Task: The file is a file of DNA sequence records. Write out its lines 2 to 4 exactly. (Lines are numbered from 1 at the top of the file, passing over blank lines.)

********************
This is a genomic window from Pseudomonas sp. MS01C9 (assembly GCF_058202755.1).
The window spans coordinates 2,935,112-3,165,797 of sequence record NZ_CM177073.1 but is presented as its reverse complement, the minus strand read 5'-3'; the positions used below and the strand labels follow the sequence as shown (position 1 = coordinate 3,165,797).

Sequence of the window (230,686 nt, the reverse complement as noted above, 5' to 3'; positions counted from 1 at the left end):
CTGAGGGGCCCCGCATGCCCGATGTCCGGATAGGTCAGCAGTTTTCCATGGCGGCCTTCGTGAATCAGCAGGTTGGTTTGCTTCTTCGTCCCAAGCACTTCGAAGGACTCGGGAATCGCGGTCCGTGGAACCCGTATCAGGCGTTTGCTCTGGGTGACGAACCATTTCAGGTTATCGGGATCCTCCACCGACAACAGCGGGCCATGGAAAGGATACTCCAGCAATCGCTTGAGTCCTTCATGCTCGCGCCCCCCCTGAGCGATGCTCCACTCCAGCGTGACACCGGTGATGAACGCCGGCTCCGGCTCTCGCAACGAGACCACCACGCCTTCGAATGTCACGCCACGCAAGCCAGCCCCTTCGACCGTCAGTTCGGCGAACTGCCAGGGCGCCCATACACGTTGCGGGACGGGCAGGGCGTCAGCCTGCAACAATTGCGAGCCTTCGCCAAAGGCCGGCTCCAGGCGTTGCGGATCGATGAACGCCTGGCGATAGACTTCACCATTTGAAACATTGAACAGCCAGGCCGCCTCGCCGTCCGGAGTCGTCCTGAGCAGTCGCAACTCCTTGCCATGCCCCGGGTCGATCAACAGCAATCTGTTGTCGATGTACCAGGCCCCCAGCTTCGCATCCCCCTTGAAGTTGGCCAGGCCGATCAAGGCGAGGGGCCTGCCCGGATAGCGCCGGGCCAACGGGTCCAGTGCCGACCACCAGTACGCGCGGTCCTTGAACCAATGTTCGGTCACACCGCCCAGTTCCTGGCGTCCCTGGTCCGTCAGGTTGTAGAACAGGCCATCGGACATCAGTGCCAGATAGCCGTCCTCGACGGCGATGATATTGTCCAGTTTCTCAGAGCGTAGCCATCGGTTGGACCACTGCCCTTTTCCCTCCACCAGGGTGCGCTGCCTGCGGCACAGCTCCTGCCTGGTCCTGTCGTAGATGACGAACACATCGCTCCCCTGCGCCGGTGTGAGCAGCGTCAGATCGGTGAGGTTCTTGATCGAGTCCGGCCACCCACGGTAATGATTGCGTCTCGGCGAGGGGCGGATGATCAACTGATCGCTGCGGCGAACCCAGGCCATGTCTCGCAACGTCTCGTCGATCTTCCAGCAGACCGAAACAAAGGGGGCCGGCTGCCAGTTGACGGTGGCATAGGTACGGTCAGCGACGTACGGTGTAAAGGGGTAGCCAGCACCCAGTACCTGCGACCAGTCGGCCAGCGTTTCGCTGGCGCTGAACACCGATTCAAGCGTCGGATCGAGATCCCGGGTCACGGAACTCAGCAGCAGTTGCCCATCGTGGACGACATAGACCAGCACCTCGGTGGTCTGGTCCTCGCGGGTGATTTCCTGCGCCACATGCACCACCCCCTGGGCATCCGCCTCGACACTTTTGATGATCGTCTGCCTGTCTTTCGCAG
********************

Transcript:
The window spans coordinates 2,935,112-3,165,797 of sequence record NZ_CM177073.1 but is presented as its reverse complement, the minus strand read 5'-3'; the positions used below and the strand labels follow the sequence as shown (position 1 = coordinate 3,165,797).

Sequence of the window (230,686 nt, the reverse complement as noted above, 5' to 3'; positions counted from 1 at the left end):
CTGAGGGGCCCCGCATGCCCGATGTCCGGATAGGTCAGCAGTTTTCCATGGCGGCCTTCGTGAATCAGCAGGTTGGTTTGCTTCTTCGTCCCAAGCACTTCGAAGGACTCGGGAATCGCGGTCCGTGGAACCCGTATCAGGCGTTTGCTCTGGGTGACGAACCATTTCAGGTTATCGGGATCCTCCACCGACAACAGCGGGCCATGGAAAGGATACTCCAGCAATCGCTTGAGTCCTTCATGCTCGCGCCCCCCCTGAGCGATGCTCCACTCCAGCGTGACACCGGTGATGAACGCCGGCTCCGGCTCTCGCAACGAGACCACCACGCCTTCGAATGTCACGCCACGCAAGCCAGCCCCTTCGACCGTCAGTTCGGCGAACTGCCAGGGCGCCCATACACGTTGCGGGACGGGCAGGGCGTCAGCCTGCAACAATTGCGAGCCTTCGCCAAAGGCCGGCTCCAGGCGTTGCGGATCGATGAACGCCTGGCGATAGACTTCACCATTTGAAACATTGAACAGCCAGGCCGCCTCGCCGTCCGGAGTCGTCCTGAGCAGTCGCAACTCCTTGCCATGCCCCGGGTCGATCAACAGCAATCTGTTGTCGATGTACCAGGCCCCCAGCTTCGCATCCCCCTTGAAGTTGGCCAGGCCGATCAAGGCGAGGGGCCTGCCCGGATAGCGCCGGGCCAACGGGTCCAGTGCCGACCACCAGTACGCGCGGTCCTTGAACCAATGTTCGGTCACACCGCCCAGTTCCTGGCGTCCCTGGTCCGTCAGGTTGTAGAACAGGCCATCGGACATCAGTGCCAGATAGCCGTCCTCGACGGCGATGATATTGTCCAGTTTCTCAGAGCGTAGCCATCGGTTGGACCACTGCCCTTTTCCCTCCACCAGGGTGCGCTGCCTGCGGCACAGCTCCTGCCTGGTCCTGTCGTAGATGACGAACACATCGCTCCCCTGCGCCGGTGTGAGCAGCGTCAGATCGGTGAGGTTCTTGATCGAGTCCGGCCACCCACGGTAATGATTGCGTCTCGGCGAGGGGCGGATGATCAACTGATCGCTGCGGCGAACCCAGGCCATGTCTCGCAACGTCTCGTCGATCTTCCAGCAGACCGAAACAAAGGGGGCCGGCTGCCAGTTGACGGTGGCATAGGTACGGTCAGCGACGTACGGTGTAAAGGGGTAGCCAGCACCCAGTACCTGCGACCAGTCGGCCAGCGTTTCGCTGGCGCTGAACACCGATTCAAGCGTCGGATCGAGATCCCGGGTCACGGAACTCAGCAGCAGTTGCCCATCGTGGACGACATAGACCAGCACCTCGGTGGTCTGGTCCTCGCGGGTGATTTCCTGCGCCACATGCACCACCCCCTGGGCATCCGCCTCGACACTTTTGATGATCGTCTGCCTGTCTTTCGCAG